http://www.westcoastwine.net/ubbthreads ... ber=320034
I did it again in 2009 covering 1988-2004
http://www.cherryvillage.com/ubbthreads ... ber=355238
and I here I am four years later reprising vintages from 1989 – 2000.
To quote myself in earlier notes:
Beaucastel is both the longest lived and one of the most atypical wines of the region, and both come from the insistence on the part of Jacques Perrin (the father for whom the famous selection ‘Hommage’ was created) on maintaining a consistently high (usually around 30%) level of Mourvedre in the wines. Of all the southern Rhone producers, only La Nerthe exceeds them in this.
What that means is that not only has Beaucastel traditionally been a long lasting wine, but that you also need to give it at least 6 – 10 years for the Mourvedre ‘pong’ to settle down and the wine to come into focus, and then to enjoy it for the following 10 -12 years or more. This was all explained by the Perrins when I first visited Beaucastel in 1991, and I have observed that their wines have tended to follow this path. What it also meant was that the wines usually went through a closed stage where they were relatively inexpressive, and then came out the other end into full bloom at their plateau of tasting, where they would hold, usually for many years.
This time we started off with the regular white:
2011 Blanc – light in colour, and showing a very pleasant floral nose with peach overtones, the wine showed surprising sweetness on entry and carried through with good body and length. Very nice start.
With stinging nettle risotto and morels:
1989 – this has a reputation for bottle variation but this one seemed fine, and like all the other wines this day, lacked any significant bret. The previous times I’d compared this with the 1990 side by side, they had been of very similar weight, with the 89 having more tannin. Now, though, a big change – garnet colour, very ripe nose, lots of acidity, decent finish. The wine became more enticing as well as Burgundian with time in the glass and was enjoyed by all. It seemed much further along than last time.
1990 – always a favourite for me. This was darker, and the nose was more typically Rhone with garrigue, spice and good depth of fruit, a sweet entry with excellent fruit levels in the mouth, good flavour concentration and an exceptionally long finish. This time around I preferred the 90, but the 89 was the favourite of some as well. The 90 needed time to open in the glass, so if you pop a cork on one, be patient.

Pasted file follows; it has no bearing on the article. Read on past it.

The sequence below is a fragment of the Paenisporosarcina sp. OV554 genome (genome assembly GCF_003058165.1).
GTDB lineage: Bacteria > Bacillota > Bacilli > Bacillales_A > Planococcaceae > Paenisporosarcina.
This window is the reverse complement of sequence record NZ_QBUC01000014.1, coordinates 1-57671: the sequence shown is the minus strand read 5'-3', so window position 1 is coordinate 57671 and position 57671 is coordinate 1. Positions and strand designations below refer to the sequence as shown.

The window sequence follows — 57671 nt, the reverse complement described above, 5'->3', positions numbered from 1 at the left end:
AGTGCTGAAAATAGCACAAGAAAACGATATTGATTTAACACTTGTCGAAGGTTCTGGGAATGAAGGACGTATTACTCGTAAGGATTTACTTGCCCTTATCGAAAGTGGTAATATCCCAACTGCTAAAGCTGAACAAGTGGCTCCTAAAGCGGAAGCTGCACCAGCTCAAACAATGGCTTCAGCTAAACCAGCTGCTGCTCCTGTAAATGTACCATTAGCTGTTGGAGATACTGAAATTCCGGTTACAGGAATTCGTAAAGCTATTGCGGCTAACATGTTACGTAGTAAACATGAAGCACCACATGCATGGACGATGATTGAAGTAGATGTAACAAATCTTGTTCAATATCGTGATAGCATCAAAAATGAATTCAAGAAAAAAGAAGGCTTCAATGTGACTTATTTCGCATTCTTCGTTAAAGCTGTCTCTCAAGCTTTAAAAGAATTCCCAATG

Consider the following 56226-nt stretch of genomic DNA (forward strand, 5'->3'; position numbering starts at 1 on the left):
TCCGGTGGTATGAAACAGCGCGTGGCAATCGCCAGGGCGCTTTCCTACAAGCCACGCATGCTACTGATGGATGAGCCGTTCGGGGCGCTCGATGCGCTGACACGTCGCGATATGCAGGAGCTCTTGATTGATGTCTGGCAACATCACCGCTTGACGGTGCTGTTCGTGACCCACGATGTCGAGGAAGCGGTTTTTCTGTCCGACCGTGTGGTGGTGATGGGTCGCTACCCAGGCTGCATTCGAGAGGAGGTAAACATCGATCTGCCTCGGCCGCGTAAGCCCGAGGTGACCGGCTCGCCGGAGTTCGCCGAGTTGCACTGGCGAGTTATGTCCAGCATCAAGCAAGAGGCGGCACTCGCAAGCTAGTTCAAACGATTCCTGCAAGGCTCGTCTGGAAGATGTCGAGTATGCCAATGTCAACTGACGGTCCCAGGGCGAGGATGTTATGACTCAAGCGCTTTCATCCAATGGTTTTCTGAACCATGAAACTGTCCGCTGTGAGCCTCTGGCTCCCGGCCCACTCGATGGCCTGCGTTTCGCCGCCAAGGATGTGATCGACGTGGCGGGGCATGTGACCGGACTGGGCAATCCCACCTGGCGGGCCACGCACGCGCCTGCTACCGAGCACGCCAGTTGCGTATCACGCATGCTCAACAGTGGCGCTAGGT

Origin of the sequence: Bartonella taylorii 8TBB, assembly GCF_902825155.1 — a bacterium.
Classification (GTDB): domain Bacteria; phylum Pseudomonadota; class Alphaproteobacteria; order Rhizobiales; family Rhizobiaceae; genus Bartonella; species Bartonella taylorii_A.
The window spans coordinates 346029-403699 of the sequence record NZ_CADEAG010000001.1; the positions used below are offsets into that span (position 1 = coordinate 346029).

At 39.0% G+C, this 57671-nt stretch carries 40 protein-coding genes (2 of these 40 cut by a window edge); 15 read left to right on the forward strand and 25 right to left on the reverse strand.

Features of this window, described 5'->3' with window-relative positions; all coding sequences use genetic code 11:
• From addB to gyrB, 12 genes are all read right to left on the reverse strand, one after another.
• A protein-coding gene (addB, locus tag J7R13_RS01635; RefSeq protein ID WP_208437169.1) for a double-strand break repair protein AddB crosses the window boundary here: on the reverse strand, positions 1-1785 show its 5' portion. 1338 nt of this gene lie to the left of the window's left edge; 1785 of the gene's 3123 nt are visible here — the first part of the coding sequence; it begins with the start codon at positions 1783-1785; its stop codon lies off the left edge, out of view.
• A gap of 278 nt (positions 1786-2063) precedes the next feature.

With duck breast:
1999 – sweet mellow nose with dark cherry notes, good concentration, sweet finish, probably at peak.
1995 – good straight ahead non-funky Rhone nose, sweet fruit on palate, sweet and long. Just coming into focus and a good life ahead.
1994 – a surprise – this wine showed quite well and developed nicely in the glass. Lighter colour, more elegant, with slight funk in the nose, some soft tannin, medium length. Some actually preferred it to the 1995. A good showing.
With lamb sirloin:
1998 – ripe leather rather reminiscent of the 1989, slightly funky, sweet and mellow in the mouth, a very attractive wine. I tasted this last December and had found it rather simple and disappointing considering the vintage and pedigree, but this bottle was much better. Uncharacteristically high proportion of Grenache.
2000 – bright sweet fruit with hints of iodine in the nose, lavish fruit on palate and sweet as it slid across the tongue, this wine seems to need more time than I thought when I tasted it in 2009. Very attractive! Glad I have a few and won’t rush to open them.
Finished up with the wine that I had previously used to open these verticals.
1993 Vielles Vignes Rousanne – amber colour, very interesting nose with peachy and Riesling hints as well as white pepper and orange peel. Ripe, only slight hints of oxidation, a long dry finish. Still a very interesting wine. Made in small amounts from a 4 hectare plot (400 cases/year) and priced to suit, unfortunately. People either love this or dislike it – a very unusual wine.